These plays mark a decided change of tack from the series of tragedies which ends with Coriolanus. The first of them, Pericles, written in collaboration with George Wilkins, survives only in a poor and pirated copy. Omitted from the First Folio, it was dismissed by Ben Jonson as ‘a mouldy tale’. It would not appeal to Jonson’s classical taste, for it is a popular story of an old-fashioned kind, a romance derived from Apollonius of Tyre, of the third century, late in the Hellenistic period of Greek literature, one often recycled in the Middle Ages. Shakespeare relies on a version by Chaucer’s contemporary, John Gower, and the play has a Prologue spoken by Gower in a medieval kind of English verse, a signal to the audience to expect an old-fashioned romance. He changes the name of the King of Tyre from Apollonius to Pericles, a name he found in a modern ‘Greek’ pastoral romance, Sidney’s Arcadia (the source also of the Gloucester subplot to King Lear).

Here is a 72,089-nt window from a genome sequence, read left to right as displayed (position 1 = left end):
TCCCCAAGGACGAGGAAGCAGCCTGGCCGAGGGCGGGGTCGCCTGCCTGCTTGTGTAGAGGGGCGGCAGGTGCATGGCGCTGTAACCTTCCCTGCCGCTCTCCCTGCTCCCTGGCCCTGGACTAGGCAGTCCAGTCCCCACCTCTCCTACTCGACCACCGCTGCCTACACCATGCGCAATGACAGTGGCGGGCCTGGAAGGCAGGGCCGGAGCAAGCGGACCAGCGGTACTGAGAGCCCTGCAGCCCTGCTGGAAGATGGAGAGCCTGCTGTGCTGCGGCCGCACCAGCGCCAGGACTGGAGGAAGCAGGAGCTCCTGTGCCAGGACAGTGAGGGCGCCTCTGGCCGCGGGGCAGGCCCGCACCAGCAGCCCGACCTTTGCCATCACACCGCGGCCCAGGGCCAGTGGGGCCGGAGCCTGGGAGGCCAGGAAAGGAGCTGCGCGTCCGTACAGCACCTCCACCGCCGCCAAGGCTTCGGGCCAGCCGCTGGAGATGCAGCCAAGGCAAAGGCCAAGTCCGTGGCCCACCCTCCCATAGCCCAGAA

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- Late Romances
Prof. Michael Alexander
- Macmillan Education UK
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